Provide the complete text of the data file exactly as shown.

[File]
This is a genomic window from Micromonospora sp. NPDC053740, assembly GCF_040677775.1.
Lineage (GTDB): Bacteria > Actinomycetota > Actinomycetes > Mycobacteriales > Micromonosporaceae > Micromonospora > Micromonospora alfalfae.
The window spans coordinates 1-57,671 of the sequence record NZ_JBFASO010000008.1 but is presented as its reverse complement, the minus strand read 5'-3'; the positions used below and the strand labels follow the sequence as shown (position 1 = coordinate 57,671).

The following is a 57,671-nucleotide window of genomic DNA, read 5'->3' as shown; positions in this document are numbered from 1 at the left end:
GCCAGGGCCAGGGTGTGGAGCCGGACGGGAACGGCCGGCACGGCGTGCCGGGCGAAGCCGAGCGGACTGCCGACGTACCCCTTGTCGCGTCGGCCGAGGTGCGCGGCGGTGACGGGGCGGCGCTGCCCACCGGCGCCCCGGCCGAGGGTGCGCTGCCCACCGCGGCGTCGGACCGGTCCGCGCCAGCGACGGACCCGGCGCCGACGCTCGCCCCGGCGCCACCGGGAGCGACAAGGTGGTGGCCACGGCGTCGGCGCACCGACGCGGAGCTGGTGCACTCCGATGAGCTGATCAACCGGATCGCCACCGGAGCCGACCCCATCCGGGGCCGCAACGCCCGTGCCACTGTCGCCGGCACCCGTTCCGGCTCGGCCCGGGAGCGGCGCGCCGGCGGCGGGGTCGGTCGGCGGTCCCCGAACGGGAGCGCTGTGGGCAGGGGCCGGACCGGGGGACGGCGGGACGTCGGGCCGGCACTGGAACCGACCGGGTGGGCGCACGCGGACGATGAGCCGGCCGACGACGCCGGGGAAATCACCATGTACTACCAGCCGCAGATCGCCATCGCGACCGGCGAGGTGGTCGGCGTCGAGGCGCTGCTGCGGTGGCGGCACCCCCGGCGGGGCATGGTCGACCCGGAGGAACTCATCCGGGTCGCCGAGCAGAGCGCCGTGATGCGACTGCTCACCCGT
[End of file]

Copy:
This is a genomic window from Micromonospora sp. NPDC053740, assembly GCF_040677775.1.
Lineage (GTDB): Bacteria > Actinomycetota > Actinomycetes > Mycobacteriales > Micromonosporaceae > Micromonospora > Micromonospora alfalfae.
The window spans coordinates 1-57,671 of the sequence record NZ_JBFASO010000008.1 but is presented as its reverse complement, the minus strand read 5'-3'; the positions used below and the strand labels follow the sequence as shown (position 1 = coordinate 57,671).

The following is a 57,671-nucleotide window of genomic DNA, read 5'->3' as shown; positions in this document are numbered from 1 at the left end:
GCCAGGGCCAGGGTGTGGAGCCGGACGGGAACGGCCGGCACGGCGTGCCGGGCGAAGCCGAGCGGACTGCCGACGTACCCCTTGTCGCGTCGGCCGAGGTGCGCGGCGGTGACGGGGCGGCGCTGCCCACCGGCGCCCCGGCCGAGGGTGCGCTGCCCACCGCGGCGTCGGACCGGTCCGCGCCAGCGACGGACCCGGCGCCGACGCTCGCCCCGGCGCCACCGGGAGCGACAAGGTGGTGGCCACGGCGTCGGCGCACCGACGCGGAGCTGGTGCACTCCGATGAGCTGATCAACCGGATCGCCACCGGAGCCGACCCCATCCGGGGCCGCAACGCCCGTGCCACTGTCGCCGGCACCCGTTCCGGCTCGGCCCGGGAGCGGCGCGCCGGCGGCGGGGTCGGTCGGCGGTCCCCGAACGGGAGCGCTGTGGGCAGGGGCCGGACCGGGGGACGGCGGGACGTCGGGCCGGCACTGGAACCGACCGGGTGGGCGCACGCGGACGATGAGCCGGCCGACGACGCCGGGGAAATCACCATGTACTACCAGCCGCAGATCGCCATCGCGACCGGCGAGGTGGTCGGCGTCGAGGCGCTGCTGCGGTGGCGGCACCCCCGGCGGGGCATGGTCGACCCGGAGGAACTCATCCGGGTCGCCGAGCAGAGCGCCGTGATGCGACTGCTCACCCGT